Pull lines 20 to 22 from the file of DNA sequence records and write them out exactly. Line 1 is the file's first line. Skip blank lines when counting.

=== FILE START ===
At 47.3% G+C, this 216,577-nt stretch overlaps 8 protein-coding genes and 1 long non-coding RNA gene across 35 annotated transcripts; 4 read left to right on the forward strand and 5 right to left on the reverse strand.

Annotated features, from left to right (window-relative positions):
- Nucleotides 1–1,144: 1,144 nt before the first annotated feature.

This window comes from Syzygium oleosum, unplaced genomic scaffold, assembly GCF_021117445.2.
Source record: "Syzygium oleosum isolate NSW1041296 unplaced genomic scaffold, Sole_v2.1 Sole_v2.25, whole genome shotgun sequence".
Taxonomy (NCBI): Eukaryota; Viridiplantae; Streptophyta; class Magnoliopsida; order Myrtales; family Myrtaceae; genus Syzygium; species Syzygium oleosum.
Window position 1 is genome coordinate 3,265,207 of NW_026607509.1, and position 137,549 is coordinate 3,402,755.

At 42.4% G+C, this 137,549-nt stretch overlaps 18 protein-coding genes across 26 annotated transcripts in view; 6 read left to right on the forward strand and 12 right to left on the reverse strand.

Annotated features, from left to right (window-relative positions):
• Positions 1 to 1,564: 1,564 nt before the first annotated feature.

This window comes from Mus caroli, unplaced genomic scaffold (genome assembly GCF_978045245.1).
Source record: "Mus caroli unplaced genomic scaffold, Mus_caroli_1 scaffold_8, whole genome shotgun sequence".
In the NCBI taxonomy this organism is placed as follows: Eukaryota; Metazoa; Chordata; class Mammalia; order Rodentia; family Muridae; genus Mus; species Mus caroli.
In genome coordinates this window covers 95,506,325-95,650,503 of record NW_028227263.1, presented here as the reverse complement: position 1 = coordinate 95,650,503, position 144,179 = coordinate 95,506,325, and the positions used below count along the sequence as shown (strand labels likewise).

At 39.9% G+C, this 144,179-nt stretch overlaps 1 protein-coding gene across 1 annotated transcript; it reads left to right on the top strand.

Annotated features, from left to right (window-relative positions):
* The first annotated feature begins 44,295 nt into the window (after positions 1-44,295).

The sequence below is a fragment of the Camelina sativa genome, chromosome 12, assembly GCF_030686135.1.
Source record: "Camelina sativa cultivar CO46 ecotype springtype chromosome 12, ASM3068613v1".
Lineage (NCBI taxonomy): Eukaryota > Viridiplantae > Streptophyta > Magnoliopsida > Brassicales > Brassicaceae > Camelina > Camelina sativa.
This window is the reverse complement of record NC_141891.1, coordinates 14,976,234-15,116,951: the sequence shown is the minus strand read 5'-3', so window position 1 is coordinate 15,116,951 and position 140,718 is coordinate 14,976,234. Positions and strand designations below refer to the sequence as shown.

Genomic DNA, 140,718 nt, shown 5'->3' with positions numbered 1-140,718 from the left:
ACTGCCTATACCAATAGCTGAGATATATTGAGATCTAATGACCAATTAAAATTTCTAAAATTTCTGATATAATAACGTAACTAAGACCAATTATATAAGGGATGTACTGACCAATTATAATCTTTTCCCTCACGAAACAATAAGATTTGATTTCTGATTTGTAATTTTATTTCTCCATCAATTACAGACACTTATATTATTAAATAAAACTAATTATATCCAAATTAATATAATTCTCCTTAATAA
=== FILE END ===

Lineage (NCBI taxonomy): Eukaryota > Viridiplantae > Streptophyta > Magnoliopsida > Brassicales > Brassicaceae > Camelina > Camelina sativa.
This window is the reverse complement of record NC_141891.1, coordinates 14,976,234-15,116,951: the sequence shown is the minus strand read 5'-3', so window position 1 is coordinate 15,116,951 and position 140,718 is coordinate 14,976,234. Positions and strand designations below refer to the sequence as shown.

Genomic DNA, 140,718 nt, shown 5'->3' with positions numbered 1-140,718 from the left: